“Lack of sleep and stress go hand in hand, and sleep deprivation is associated with high cortisol levels. Keep a regular sleep-wake cycle and minimise blue light in the evenings. Exposure to blue light (from devices like phones and tablets) suppresses the release of melatonin, delaying normal sleep onset and disrupting your circadian rhythm.”
“Chronic stress directly affects the synchronicity of hormones and can contribute to insulin resistance, low thyroid function, low progesterone, elevated prolactin and increased risk for autoimmunity, all of which can affect fertility,” suggests Grand.
“Build self-care practices into your week: acupuncture, massage, reflexology, meditation and yoga can be great ways to rest and reduce stress. If necessary, schedule non-negotiable self-care time in your diary.”
9. Exercise at least three times a week
“Keeping active can help optimise weight, reduce oxidative stress and boost mood. Moderate exercise at least three times weekly is ideal. Increase your movement throughout the day, especially if you sit for prolonged periods of time.”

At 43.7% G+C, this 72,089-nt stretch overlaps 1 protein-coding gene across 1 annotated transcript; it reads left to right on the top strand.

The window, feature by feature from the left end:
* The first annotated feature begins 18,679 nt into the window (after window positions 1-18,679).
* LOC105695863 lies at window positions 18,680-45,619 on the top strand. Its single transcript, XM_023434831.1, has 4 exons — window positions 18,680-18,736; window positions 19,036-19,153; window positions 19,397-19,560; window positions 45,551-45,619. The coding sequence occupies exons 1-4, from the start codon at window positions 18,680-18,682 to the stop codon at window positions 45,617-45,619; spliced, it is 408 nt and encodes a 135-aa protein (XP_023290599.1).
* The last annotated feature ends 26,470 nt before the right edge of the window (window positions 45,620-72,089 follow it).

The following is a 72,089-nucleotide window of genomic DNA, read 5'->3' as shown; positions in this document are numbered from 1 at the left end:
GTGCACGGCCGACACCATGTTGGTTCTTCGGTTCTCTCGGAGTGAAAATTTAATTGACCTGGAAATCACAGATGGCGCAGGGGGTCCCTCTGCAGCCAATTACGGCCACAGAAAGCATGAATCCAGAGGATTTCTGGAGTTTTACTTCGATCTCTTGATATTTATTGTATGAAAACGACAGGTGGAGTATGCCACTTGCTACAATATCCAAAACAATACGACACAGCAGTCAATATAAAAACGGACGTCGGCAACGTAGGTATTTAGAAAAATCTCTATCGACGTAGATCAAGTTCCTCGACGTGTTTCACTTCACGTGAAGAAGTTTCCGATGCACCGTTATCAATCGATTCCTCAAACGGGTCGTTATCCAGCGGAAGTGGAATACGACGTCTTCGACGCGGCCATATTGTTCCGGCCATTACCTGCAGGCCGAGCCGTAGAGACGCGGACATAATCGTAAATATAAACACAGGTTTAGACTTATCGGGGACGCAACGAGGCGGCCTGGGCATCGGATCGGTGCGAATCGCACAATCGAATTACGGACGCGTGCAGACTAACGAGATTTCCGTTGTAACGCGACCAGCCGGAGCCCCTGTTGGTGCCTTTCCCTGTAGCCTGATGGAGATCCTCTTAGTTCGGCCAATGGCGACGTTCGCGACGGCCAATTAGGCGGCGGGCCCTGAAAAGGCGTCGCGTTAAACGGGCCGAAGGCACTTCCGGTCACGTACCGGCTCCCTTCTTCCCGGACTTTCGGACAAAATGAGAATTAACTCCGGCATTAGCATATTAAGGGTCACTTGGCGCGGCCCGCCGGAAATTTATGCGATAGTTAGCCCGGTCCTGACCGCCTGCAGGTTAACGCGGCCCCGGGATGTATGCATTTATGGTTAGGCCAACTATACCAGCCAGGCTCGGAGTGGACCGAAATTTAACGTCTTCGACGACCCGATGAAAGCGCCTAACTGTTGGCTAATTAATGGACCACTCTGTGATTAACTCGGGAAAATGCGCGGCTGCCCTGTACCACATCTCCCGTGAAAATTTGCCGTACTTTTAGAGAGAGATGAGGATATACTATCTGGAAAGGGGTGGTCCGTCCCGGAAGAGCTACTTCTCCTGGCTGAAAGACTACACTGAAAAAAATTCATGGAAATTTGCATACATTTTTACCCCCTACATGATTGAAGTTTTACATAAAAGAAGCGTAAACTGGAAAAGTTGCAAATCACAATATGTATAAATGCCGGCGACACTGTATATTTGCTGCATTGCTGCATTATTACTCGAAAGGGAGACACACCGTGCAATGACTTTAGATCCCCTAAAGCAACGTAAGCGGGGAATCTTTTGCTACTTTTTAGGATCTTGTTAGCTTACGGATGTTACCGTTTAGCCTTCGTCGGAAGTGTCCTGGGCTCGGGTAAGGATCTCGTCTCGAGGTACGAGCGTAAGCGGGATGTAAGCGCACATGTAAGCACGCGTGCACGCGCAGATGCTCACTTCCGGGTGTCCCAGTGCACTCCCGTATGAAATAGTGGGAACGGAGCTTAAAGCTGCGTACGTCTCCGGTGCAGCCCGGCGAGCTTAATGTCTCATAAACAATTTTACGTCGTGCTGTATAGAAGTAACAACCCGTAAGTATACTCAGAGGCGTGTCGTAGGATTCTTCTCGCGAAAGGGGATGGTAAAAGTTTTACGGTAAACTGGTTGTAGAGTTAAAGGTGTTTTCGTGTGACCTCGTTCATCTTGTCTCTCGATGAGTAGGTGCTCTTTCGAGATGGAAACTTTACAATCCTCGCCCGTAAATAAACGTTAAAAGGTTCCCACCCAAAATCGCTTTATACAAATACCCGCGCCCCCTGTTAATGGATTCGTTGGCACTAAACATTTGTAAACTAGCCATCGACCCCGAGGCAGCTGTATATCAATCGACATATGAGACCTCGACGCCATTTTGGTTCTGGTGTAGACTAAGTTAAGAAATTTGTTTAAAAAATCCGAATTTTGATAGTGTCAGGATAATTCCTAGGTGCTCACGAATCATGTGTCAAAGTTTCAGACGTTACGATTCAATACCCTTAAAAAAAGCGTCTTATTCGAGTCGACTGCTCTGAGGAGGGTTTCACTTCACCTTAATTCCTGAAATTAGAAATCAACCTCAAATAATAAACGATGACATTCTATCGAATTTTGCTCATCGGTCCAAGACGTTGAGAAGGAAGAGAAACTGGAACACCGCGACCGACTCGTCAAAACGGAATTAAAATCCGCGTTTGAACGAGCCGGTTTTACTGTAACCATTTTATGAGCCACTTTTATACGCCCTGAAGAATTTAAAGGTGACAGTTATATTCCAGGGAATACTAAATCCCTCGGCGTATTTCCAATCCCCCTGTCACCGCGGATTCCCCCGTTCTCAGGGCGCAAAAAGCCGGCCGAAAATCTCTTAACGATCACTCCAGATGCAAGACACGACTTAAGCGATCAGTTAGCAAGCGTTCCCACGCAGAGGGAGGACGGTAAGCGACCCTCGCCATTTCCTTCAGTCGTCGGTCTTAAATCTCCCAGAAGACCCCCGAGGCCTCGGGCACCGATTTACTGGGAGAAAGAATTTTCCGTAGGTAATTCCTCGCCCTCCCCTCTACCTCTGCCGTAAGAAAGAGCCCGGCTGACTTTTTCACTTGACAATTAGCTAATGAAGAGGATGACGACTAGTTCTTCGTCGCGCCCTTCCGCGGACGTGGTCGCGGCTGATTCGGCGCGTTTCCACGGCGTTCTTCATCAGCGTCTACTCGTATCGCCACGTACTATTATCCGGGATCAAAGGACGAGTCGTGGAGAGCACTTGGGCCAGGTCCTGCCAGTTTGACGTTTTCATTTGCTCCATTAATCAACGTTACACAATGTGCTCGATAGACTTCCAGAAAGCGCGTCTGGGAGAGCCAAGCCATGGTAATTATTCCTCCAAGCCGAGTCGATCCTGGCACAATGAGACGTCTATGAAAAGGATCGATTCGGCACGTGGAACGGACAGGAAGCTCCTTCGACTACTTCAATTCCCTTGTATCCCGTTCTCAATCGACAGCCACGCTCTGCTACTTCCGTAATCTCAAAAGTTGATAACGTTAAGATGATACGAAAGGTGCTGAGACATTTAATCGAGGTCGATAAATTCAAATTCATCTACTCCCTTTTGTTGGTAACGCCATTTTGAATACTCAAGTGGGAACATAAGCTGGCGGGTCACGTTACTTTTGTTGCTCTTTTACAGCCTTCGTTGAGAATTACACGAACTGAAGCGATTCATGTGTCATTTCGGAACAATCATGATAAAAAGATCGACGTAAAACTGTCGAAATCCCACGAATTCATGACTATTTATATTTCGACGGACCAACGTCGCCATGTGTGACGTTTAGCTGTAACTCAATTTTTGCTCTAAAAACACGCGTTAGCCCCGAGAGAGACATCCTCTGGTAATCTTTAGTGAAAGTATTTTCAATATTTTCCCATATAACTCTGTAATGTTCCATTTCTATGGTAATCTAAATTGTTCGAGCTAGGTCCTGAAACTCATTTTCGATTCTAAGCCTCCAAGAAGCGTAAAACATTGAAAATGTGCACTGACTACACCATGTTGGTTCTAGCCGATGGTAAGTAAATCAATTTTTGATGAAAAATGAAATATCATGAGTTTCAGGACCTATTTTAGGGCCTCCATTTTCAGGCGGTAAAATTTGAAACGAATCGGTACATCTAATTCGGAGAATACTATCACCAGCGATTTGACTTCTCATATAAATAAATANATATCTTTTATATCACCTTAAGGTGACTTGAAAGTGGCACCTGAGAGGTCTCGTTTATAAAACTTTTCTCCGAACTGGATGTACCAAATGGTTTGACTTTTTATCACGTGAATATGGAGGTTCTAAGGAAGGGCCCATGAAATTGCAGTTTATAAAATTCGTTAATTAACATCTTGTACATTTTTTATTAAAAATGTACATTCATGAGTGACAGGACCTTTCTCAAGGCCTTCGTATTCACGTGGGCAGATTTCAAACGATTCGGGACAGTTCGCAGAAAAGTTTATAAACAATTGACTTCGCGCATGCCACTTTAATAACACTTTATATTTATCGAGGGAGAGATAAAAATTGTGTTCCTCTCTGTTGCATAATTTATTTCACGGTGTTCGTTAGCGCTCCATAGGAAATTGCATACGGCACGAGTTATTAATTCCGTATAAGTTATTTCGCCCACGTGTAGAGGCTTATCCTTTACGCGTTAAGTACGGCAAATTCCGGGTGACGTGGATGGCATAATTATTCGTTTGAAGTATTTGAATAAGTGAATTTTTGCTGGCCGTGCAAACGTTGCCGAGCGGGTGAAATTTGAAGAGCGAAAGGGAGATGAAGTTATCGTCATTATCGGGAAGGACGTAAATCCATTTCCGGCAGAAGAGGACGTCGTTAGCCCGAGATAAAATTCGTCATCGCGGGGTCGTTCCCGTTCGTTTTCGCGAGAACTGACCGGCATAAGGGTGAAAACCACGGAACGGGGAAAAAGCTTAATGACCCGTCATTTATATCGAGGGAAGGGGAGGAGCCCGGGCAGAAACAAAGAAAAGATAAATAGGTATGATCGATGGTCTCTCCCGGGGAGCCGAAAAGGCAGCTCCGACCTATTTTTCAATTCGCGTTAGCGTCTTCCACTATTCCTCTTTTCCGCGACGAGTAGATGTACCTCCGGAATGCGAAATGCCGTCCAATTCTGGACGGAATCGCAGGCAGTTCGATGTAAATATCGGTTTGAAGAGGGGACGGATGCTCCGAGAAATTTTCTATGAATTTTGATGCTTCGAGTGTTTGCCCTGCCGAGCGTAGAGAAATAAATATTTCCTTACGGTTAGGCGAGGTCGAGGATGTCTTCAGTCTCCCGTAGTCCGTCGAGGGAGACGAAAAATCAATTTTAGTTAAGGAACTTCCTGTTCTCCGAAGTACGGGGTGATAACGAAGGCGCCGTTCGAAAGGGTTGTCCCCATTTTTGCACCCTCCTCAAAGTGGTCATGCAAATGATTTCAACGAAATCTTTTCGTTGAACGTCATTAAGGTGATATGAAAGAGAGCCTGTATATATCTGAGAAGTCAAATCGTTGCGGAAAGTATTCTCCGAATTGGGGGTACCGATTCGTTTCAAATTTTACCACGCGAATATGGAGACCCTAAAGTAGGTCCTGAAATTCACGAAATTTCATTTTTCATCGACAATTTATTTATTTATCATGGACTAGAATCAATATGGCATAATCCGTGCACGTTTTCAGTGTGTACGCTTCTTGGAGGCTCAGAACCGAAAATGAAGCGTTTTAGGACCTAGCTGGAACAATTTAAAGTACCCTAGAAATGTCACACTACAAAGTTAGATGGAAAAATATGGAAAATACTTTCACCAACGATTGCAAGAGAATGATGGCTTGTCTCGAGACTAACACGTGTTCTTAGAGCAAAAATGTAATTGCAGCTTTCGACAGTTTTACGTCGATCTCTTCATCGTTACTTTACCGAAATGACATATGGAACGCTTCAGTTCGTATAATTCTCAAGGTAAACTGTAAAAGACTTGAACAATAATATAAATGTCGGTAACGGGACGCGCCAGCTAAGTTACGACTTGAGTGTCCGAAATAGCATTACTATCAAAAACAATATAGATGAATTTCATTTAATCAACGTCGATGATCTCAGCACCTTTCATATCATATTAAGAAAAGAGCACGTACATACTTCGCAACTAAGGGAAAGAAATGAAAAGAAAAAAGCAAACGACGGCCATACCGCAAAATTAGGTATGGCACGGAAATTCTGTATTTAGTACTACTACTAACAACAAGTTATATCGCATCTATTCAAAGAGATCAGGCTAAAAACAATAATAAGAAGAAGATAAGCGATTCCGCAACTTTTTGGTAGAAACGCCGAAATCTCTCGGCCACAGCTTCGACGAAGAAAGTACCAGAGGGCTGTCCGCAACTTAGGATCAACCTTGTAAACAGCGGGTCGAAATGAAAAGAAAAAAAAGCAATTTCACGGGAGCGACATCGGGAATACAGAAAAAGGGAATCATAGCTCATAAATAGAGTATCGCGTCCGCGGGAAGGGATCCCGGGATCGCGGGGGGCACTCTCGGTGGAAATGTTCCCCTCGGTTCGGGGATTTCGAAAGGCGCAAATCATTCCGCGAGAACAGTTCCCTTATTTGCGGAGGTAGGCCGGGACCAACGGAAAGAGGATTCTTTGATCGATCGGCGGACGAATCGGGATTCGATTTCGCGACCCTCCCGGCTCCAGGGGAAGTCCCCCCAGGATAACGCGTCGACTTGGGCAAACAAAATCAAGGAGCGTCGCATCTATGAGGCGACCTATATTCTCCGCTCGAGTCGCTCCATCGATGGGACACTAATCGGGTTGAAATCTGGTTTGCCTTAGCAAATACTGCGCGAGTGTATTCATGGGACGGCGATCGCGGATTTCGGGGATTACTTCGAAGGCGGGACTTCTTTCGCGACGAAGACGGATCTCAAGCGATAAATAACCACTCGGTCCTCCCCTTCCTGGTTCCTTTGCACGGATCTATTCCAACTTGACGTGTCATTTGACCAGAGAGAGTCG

“Plastics contain and leach hazardous chemicals, including endocrine-disruptors that threaten our health. These chemicals imitate our hormones and are found in human tissue in much higher concentrations than the hormones our bodies make,” says Grand.
“They can overstimulate, block or disrupt our hormones’ natural actions. To reduce exposure, don’t heat or store food in plastic containers – use ceramic or glass, use a glass or stainless steel bottle/cup for water and hot drinks on the go, replace plastic wrap (and aluminium foil) with beeswax wrap, and replace baking paper and greaseproof paper with plastic-free parchment.”
The Fertility Kitchen by Charlotte Grand is published by Quercus, priced £20. Available now.